“You will always be a child of two worlds, and fully capable of deciding your own destiny,” Spock’s father Sarek tells him in the latest Star Trek movie. Which brings us to Australia’s place in this emerging new world order. Which place will it be? De-industrialised deadbeat debtor or something else?
The place NOT to be is choking on debt, trapped in the tar baby that is the unfolding Anglo-Saxon bond crisis. The bid by the U.S. and the U.K. to auction off hundreds of billions of dollars and pounds worth of bonds this year is already forcing interest rates up in those countries.
Bear with us, if you would. We know. There are few things in the world more arcane and less interesting than interest rates. But right now, we believe the action in the bond market is the key to understanding the move in commodity and stock prices. What you see in the charts below is the widest spread between ten-year and two-year notes since 2003.
Ten-year yields spike as the short-end of the curve gets trendy
Source: Wall Street Journal
The yield curve is getting steeper. Ten-year yields closed above 3.5% while two-year yields look pretty range bound. Investors are charging the U.S. more to loan to it long-term while they seem to be happy to park cash in shorter-term maturities, even if the real yield (adjusted for inflation) is negligible (or negative).
The current spread between ten-years and two-years is 263 basis points (2.63%). It blew out to 274 basis points in 2003. That was about the same time that Alan Greenspan’s Fed slashed rates to one percent and kept them there to kick off the leveraged bull market in all asset classes across the globe. Global synchronised boom.
The Fed doesn’t have that flexibility today, of course. U.S. short-term rates (the Fed funds rate) are already being held in a range between zero and 0.25%. If the central bank wants to try and bring ten-year rates down, it’s going to have to buy more bonds directly. And if it does so by creating more money, we reckon it puts more bullish pressure under gold, oil, and copper prices. We’ll get to that in a minute too.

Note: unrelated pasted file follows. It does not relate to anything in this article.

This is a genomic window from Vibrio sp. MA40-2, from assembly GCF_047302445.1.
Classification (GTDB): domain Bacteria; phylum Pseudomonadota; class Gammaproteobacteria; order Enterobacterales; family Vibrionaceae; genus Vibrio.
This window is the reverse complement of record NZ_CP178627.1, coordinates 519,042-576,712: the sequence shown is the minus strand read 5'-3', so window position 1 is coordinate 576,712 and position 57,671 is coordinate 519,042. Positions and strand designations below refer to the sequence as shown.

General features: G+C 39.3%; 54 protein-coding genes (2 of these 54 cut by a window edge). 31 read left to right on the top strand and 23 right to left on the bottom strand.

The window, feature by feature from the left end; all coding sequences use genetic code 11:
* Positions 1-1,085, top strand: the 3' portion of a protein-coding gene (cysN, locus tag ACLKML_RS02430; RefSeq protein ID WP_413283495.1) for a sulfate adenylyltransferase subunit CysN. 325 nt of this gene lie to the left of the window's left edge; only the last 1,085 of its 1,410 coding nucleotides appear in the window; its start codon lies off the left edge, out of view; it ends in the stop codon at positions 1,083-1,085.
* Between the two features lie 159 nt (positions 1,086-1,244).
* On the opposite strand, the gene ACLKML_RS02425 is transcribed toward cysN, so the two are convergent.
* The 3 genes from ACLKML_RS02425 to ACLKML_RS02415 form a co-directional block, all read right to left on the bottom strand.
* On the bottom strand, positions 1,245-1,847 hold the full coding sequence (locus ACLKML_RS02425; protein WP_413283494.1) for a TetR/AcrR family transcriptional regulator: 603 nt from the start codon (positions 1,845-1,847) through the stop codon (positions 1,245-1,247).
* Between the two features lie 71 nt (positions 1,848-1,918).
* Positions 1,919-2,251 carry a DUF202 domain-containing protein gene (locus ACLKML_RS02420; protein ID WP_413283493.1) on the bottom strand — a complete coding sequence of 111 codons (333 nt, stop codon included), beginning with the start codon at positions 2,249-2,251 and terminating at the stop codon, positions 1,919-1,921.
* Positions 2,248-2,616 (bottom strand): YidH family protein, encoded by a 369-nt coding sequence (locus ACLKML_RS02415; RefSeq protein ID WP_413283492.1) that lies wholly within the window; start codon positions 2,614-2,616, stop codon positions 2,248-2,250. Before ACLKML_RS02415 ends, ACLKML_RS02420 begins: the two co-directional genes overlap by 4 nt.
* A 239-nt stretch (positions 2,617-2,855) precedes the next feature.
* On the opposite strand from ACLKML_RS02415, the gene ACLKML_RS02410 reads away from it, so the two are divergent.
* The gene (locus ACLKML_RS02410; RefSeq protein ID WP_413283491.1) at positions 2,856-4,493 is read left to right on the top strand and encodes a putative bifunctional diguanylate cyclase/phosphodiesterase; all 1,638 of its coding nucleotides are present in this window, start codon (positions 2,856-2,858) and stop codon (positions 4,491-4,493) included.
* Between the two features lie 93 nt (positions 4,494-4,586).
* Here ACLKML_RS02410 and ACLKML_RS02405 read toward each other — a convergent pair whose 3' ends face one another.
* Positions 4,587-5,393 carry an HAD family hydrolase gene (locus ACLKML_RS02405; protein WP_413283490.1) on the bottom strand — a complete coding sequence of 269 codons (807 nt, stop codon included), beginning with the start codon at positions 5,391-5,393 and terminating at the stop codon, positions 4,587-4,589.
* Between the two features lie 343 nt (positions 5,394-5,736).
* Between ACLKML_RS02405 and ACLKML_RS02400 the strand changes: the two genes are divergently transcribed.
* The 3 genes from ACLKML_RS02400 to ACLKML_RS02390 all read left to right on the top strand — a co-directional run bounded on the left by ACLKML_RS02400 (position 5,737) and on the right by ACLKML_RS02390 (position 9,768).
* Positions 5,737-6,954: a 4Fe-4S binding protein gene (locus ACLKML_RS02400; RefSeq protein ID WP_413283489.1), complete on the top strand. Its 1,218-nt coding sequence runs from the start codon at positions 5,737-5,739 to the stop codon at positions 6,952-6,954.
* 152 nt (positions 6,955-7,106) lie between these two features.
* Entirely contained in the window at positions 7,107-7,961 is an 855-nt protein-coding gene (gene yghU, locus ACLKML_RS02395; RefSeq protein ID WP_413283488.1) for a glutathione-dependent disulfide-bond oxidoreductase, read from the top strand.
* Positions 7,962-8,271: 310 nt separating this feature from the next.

By the way, keep an eye on the auction of US$35 billion in five-year notes tomorrow and US$20 billion in seven-year notes later in the week. If we’re right and non-U.S. investors are suspicious of the value of U.S. long-term bonds, these auctions will be a lot more difficult than the US$40 billion two-year note auction this week, which showed plenty of strong demand from non-U.S. buyers.
If the Fed loses control of ten-year and thirty-year U.S. interest rates, look for the ratings agencies to put the U.S. in the same company as the U.K. when it comes to credit quality. If you finance deficits and borrowing with outright monetisation, it kicks of a crisis of confidence in your currency and your outstanding debt. In the U.S., foreigners hold some $6.35 trillion in debt. They’d be very worried indeed the more the Fed monetises new debt issues.
Either way, the Anglo-Saxon bond crisis is here. Higher interest rates retard economic growth, make credit more expensive, and debt more costly to service. They will also drive investors further into tangible assets. Why? Well, investors may simply turn their back on sovereign debt and invest in exchange traded commodity funds or publicly listed resource producers.
for Markets and Money